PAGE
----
Six months before this event, she had taken a terrible fall, at her home. She dislocated her left shoulder (which you’ll see being used successfully in the the following video, a little stiff at times, but it still worked. It was the main reason, though, that she had to stop playing in public. In the fall, she also broke her right thumb, which had to be set, pinned, and was in a cast for nearly two months, then she had to go through therapy for it, which is why this delayed appearance had to be set back so long after the accident.
I’ve uploaded the video we took of that event, on my YouTube channel. You can find it here:
She continued to play keyboard for several years after that, until she was nearly 87, when her fingers would no longer work the way they should, and she had to give it up. Phyllis continued to love music, though, even though she couldn’t hear well. One of the things she really loved, was for her family to get together and sing the old silly songs of childhood, as well as other songs learned throughout the years and many family gatherings.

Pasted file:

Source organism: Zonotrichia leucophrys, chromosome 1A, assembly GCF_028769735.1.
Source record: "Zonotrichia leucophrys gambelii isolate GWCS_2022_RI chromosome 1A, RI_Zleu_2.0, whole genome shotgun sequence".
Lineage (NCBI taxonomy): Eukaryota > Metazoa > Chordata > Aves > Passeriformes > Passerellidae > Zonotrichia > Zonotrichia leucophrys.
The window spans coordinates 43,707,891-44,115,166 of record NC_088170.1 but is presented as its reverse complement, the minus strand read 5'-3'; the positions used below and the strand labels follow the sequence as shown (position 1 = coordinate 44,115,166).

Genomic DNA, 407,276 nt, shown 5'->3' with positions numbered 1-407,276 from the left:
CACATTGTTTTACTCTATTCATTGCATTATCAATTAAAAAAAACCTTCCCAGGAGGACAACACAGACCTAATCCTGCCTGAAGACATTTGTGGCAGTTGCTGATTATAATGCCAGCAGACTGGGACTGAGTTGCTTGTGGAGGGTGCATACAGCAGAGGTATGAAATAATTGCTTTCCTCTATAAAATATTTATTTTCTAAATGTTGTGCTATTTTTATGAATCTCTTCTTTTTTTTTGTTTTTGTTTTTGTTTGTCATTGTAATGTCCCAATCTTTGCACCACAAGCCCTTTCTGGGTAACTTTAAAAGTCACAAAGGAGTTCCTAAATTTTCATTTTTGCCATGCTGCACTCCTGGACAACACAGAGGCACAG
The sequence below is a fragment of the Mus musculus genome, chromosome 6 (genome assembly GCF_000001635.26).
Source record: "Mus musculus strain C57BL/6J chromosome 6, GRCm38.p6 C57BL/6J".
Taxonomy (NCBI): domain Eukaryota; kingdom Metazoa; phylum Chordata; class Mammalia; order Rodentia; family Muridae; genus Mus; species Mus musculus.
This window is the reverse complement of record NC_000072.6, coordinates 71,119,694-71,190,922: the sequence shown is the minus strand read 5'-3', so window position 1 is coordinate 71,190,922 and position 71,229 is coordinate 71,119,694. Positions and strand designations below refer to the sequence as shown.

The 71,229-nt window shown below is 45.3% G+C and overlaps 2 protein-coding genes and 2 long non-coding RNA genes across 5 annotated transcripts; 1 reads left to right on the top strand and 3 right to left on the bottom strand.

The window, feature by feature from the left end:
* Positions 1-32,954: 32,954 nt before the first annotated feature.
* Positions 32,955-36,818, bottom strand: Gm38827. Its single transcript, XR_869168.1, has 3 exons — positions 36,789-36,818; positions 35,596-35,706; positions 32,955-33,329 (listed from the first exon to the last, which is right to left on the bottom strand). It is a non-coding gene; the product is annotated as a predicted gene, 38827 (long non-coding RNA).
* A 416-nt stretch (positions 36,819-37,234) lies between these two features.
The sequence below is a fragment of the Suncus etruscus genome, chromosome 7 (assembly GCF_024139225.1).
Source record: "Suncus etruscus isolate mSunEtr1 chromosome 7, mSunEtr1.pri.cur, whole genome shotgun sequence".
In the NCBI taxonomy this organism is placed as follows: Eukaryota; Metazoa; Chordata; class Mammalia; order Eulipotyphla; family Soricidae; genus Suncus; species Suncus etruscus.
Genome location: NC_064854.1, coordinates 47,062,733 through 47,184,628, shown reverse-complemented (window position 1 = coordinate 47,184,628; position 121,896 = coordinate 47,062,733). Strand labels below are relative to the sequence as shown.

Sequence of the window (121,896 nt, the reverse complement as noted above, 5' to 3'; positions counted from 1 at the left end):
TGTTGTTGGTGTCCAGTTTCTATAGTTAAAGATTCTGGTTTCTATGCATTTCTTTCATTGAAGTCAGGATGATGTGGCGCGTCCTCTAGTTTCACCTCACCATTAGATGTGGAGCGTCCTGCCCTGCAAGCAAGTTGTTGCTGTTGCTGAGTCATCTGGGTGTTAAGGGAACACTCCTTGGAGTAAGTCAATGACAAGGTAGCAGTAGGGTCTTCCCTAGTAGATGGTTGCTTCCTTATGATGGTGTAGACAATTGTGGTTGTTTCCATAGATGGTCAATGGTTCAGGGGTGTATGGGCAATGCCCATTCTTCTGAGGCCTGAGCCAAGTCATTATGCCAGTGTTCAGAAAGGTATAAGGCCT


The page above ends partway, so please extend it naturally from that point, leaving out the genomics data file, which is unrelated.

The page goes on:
Mom passed away on July 10, 2014–exactly three months before her 91st birthday. It had been her hope that others would get together, not to mourn her passing, but to have a big picnic, and to remember her love of music, family, and friends. So that’s what we did. We know she went with God, and that she continues to make lovely music with Him and His angels, for all eternity.